The sun is shining, the first glimpses of spring begin to reveal themselves through the cracks of an otherwise miserable winter, and there’s a general feeling that life is pretty good.
Then, Smoke + Mirrors hits the speakers, and before you know it, things go from pretty good to downright awesome.
Drawing influences from their round-the-world jaunt to promote Night Visions, the 2012 debut that catapulted the band to stardom, Smoke + Mirrors strips away much of the electro-trickery that made the former such a captivating listen.
In its place, the band have pulled in the feel-good vibes of world music, the dirty, sexy sleaze of blues rock, and their own undeniable talent for crafting a damn catchy hook, then thrown the whole lot together in a vibrant explosion of utter joy.
OK, so that might seem a little over the top, but by the time Smoke + Mirrors really gets its claws into you, its almost impossible not to look at everything around you through those proverbial rose-coloured glasses.
With each track bearing all the hallmarks of a hit single, this is certainly not an album short on highlights.
Opening number, Shots, tries in all earnestness to come across as broody yet somehow still manages to sound adorably uplifting. From their band quickly switch gears with the prowling bass and assured vocal of Gold.
Radio-ready Smoke and Mirrors slows down the pace even further, a haunting synth washing its way beneath an unhurried, almost gospel-like vocal that does nothing if not spread an easy sense of calm through the bones of its listener.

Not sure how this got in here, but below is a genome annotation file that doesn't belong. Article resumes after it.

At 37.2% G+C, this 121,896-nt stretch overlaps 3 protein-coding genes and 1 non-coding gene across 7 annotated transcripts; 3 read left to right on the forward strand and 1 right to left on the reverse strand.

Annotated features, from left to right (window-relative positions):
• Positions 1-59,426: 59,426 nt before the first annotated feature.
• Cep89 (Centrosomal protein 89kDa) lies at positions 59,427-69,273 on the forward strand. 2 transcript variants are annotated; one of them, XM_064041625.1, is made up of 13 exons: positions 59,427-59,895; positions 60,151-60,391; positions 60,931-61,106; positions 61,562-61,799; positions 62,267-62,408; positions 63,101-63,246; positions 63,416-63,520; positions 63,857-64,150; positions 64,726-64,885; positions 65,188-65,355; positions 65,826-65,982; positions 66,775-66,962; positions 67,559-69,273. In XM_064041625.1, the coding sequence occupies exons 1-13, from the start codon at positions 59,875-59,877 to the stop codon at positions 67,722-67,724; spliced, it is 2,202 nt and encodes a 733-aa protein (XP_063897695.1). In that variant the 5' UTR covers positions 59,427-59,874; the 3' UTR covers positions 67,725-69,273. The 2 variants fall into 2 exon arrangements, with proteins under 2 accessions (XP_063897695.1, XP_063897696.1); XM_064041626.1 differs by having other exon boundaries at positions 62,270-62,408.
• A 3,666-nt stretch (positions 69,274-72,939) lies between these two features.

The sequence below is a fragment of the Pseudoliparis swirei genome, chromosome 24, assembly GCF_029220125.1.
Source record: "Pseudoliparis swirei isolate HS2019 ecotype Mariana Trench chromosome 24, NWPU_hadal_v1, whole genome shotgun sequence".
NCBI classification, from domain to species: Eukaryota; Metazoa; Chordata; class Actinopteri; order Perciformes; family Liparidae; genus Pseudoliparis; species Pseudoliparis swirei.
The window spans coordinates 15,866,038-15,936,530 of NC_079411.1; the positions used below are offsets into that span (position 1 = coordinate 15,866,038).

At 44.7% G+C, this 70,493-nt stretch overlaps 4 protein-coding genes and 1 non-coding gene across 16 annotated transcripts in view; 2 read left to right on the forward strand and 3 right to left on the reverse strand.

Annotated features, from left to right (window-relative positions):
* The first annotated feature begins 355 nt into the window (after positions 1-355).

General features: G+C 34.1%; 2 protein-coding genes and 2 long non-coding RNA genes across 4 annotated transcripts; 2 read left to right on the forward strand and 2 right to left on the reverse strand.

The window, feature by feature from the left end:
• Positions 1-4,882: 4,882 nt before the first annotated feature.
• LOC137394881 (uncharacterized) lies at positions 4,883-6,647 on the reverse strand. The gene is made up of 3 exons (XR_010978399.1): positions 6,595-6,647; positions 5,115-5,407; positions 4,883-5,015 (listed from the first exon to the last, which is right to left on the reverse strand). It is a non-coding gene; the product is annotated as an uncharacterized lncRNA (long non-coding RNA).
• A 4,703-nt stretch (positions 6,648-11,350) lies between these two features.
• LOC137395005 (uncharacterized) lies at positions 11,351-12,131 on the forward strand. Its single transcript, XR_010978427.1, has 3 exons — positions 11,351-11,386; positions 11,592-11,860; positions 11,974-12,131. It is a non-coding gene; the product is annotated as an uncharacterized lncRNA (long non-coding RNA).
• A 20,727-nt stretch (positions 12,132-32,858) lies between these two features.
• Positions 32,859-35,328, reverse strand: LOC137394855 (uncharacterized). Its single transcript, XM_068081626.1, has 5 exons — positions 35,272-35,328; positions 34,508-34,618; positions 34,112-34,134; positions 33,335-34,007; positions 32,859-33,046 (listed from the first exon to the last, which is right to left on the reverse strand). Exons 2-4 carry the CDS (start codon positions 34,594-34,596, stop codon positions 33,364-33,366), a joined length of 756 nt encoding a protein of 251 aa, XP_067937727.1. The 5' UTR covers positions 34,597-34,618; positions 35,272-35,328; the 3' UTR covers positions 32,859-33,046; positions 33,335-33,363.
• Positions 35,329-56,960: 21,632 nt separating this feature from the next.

Yet where said title track comes as the ideal soundtrack to a lazy Sunday morning, elsewhere, Imagine Dragons are quick to drive us straight into Saturday night territory.
The bluesy-stomp and needling guitars of I’m So Sorry romp their way to becoming an early favourite, setting a precedent for an album that only gets better the longer it goes on.
And whilst other albums seem start with a bang, end with a flourish, and cram in half a dozen filler tracks in between, Smoke + Mirrors real gems are those found around the half-way mark.
I Bet Myself comes as the very epitome of the intangible sense of freedom and abundant optimism that permeates the entire album, whilst Polaroid practically begs to become your favourite song, if not ever, then at least of 2015.
Clapping and chirping its way to the kind of charming chorus you’ll find yourself singing for days on end, there’s absolutely nothing bad to say about Polaroid, nor about the album as a whole.
Sailing incessantly onwards with an unabashed journey towards pop rock perfection, Imagine Dragons may not be quite there yet, but if they keep cranking out tunes that make life feel this damn good, then they can’t be too far away.
Recommended tracks: Polaroid, I’m So Sorry, I Bet My Life